By Lee Williams
Florida’s Agriculture Commissioner Nikki Fried has always been a bit of an enigma in the Sunshine State. She’s the only Democrat elected to statewide office. She’s running for governor against a popular Republican incumbent, Gov. Ron DeSantis, if she can make it through a tight Democratic primary. Her office oversees Florida’s Concealed Weapon and Firearm Licensing program, and she’s a former lobbyist for the cannabis industry and a vocal cannabis advocate.
Fried has said publicly she possesses both a Florida CWFL and a state medical marijuana card – Florida is one of 37 states that have legalized medicinal cannabis. This has raised questions about how Fried purchases firearms, because of the cannabis prohibition on the 4473. The form asks would-be gun purchasers if they are an unlawful drug user, and it explains that cannabis is still considered an illegal drug under federal law:
“Warning: The use or possession of marijuana remains unlawful under Federal law regardless of whether it has been legalized or decriminalized for medicinal or recreational purposes in the state where you reside.”
Lying on a 4473 is a federal crime punishable by up to five years in prison.
Now, according to NBC News, Fried is suing the Biden-Harris administration, the ATF and U.S. Attorney General Merrick Garland over the cannabis prohibition on the 4473, claiming that it violates the Second Amendment rights of lawful cannabis users. She brought the lawsuit officially as the state’s Agriculture Commissioner, on behalf of three Floridians who she claims were barred from purchasing firearms based upon their use of medical cannabis.
The suit has yet to be formally filed – NBC says they were given a draft copy, which Fried’s staff said they hoped to file today, on 4/20.
“Medical marijuana is legal. Guns are legal. This is all about people’s rights,” Fried told NBC News. “And I don’t care who I have to sue to fight for their freedom.”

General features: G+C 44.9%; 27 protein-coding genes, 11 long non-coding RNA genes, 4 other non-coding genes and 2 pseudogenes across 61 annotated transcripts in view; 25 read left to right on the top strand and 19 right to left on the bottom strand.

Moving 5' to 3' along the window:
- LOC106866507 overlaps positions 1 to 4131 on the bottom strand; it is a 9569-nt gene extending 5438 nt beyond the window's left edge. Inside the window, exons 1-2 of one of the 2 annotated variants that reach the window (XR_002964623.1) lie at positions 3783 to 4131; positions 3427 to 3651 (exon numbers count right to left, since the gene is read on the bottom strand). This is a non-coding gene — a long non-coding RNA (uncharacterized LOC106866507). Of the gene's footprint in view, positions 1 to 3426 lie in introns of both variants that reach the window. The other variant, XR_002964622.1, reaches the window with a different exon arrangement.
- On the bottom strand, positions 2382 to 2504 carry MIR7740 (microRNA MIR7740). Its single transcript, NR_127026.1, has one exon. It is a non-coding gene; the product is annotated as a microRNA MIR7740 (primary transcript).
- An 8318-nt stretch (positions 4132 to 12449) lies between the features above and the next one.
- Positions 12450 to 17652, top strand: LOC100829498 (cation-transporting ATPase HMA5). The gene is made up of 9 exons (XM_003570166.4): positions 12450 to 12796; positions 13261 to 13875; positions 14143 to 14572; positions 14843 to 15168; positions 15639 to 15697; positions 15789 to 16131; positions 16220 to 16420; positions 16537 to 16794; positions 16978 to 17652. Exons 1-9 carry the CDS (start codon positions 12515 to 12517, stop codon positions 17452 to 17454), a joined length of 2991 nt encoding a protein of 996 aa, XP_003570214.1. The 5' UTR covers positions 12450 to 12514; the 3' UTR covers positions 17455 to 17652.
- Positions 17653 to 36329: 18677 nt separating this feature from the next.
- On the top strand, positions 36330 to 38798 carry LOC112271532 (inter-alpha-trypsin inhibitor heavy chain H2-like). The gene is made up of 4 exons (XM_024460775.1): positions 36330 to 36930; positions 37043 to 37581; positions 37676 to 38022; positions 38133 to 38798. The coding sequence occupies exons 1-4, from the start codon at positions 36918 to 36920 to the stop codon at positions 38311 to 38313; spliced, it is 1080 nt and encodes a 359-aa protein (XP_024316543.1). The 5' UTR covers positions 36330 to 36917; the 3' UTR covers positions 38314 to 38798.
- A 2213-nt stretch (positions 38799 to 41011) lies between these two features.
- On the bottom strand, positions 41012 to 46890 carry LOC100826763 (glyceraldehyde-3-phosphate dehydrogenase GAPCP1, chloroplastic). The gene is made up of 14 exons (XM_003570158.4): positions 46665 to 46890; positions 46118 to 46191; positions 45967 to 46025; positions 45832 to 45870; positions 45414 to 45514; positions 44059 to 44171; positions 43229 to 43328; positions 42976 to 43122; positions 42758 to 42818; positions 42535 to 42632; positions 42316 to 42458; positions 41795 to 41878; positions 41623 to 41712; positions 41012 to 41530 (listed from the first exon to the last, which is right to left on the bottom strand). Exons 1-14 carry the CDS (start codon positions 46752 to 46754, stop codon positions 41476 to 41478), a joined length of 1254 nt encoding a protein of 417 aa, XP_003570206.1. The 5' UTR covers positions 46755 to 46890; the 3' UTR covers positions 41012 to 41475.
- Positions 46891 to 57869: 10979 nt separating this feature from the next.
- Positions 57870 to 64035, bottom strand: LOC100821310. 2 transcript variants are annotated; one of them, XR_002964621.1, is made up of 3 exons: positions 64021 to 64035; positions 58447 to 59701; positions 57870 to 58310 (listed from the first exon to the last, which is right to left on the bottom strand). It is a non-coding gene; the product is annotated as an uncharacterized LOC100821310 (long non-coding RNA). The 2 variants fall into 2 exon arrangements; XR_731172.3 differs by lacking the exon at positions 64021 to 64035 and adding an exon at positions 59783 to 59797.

Recently, Fried’s campaign for governor has been flailing. She has turned over her communication staff, but has yet to make significant headway against her primary opponent, Rep. Charlie Crist, who was recently endorsed by House Speaker Nancy Pelosi.
Her 4/20 lawsuit could likely become a campaign issue, since a majority of Floridians support both medical and recreational cannabis use, and millions have obtained CWFLs.
Fried has repeatedly stressed she is a gun owner, but her stewardship of the CWFL program has been plagued with problems and lawsuits. Fried has also supported a lawsuit that seeks to overturn Florida’s powerful preemption statute, which allows only the state legislature to regulate firearms. Any local government official who violates the preemption statute can face civil fines of up to $5,000 – which they must pay personally – in addition to removal from office.
“Once again, Florida Republicans are attempting to punish local governments for taking actions to protect their communities. The penalties imposed by this law are draconian and unconstitutional. I’ve said it before, and I’ll say it again: no one knows their communities better than those who are closest to the people. Republicans in Tallahassee need to stop punishing local officials for doing what their communities are electing them to do,” Fried said of the preemption statute in a statement last year.
The preemption statute is the bedrock for all of Florida’s pro-gun laws. If it is repealed, any county or city government could establish their own gun laws and gun-free zones. The lawsuit against the statue coincided with attacks on preemption statutes in other states, which were organized and funded by anti-gun groups.
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This story is part of the Second Amendment Foundation’s Investigative Journalism Project and is published here with their permission.